The Pagan Origins of Christmas Ham

Michele Debczak
Ham feasts predate Christian traditions.
Ham feasts predate Christian traditions. / GMVozd/Royalty-free/iStock via Getty Images
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Many Christmas traditions have roots predating the holiday itself. The Gaels and Celts burned “Yule logs” during their winter solstice celebrations, and people have been using evergreens to decorate their homes for winter since before the dawn of Christianity. You may not question the prevalence of ham around the holiday, but even this tradition has pagan origins.

Though not as closely tied to Christmas as turkey is to Thanksgiving, ham is still considered the classic protein to serve on December 25 (at least since Christmas peacock and goose fell out of fashion). The spiral-sliced and honey-baked version is a relatively new addition to the holiday table, but pork has been part of winter feasts for centuries.

According to Wane.com, the precursor to Christmas ham may have been wild boar. The Norse people associated boar with Freyr—the god of fertility and good weather—and they sacrificed the animal to appease him. Germanic pagans folded the hunt for wild game and the subsequent feast into their annual Yuletide festivities marking the return of the sun.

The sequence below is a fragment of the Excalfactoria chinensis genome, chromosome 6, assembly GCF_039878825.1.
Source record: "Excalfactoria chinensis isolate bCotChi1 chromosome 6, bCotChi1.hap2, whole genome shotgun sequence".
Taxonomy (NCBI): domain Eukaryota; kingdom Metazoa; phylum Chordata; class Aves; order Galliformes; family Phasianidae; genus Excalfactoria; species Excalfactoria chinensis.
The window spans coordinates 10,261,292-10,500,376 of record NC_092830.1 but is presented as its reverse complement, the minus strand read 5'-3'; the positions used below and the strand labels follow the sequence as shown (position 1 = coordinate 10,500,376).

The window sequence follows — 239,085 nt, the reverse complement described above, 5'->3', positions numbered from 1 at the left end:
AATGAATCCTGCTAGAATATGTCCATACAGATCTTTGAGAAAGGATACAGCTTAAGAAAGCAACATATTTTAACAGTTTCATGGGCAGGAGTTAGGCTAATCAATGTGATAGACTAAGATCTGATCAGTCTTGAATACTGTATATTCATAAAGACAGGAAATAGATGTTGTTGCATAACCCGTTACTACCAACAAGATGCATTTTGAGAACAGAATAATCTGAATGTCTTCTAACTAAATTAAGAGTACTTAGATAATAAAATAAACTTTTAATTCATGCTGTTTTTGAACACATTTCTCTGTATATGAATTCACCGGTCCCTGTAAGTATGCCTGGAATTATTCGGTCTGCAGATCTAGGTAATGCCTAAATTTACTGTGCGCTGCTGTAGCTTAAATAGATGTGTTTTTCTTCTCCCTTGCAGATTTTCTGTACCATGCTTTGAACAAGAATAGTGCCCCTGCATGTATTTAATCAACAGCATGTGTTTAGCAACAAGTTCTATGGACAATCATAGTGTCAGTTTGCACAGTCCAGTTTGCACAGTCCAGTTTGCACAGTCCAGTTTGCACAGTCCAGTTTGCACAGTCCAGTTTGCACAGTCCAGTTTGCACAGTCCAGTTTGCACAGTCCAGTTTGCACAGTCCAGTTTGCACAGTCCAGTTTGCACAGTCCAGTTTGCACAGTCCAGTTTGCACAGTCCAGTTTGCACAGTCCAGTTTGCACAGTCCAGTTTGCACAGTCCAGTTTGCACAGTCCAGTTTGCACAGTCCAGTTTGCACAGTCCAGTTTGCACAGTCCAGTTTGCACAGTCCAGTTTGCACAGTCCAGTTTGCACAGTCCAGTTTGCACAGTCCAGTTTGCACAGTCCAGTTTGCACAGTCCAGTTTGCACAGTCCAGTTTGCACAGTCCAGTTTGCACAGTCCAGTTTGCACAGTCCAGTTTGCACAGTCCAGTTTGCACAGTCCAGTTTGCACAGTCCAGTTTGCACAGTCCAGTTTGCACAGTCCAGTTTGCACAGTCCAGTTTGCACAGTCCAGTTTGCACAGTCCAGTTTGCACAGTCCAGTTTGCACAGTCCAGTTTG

When early Christians were looking for an opportunity to celebrate Christ’s birth in the 4th century CE, winter solstice made perfect sense. It was already a time of feasting throughout much of Europe. Rather than stamping Germanic Yuletide out of Roman Saturnalia completely, Christians repurposed these celebrations to fit their new religion.

Boar survived the transition to Christmas, but instead of a sacrifice to Freyr it became associated with St. Stephen, whose feast day falls on December 26. Boar head was a staple of Christmas feasts during the Middle Ages. Some old recipes instructed cooks to rub the pig with lard and ash to recreate the creature’s black fur.

Around the mid-20th century, cured pork thigh—a.k.a. ham—became Americans’ preferred way to eat pig on Christmas (and other Christian celebrations). Cost was a driving factor behind the dish’s popularity. According to the U.S. Bureau of Labor Statistics, ham cost 62 cents per pound on average in 1950. For compassion, it cost 74 cents for a pound of lamb, 74 cents for beef rib roast, and 94 cents for steak that same year. Advertisements encouraging cooks to dress up ham for the holidays with cloves, pineapple slices, and maraschino cherries helped boost the meat’s festive reputation.

Don’t let the addition of canned fruit fool you: Ham is as classic as any dish served around the winter holidays. When you sit down to dinner this Christmas, be thankful you didn’t have to sacrifice the pig yourself (and that you’re eating its leg instead of its head).

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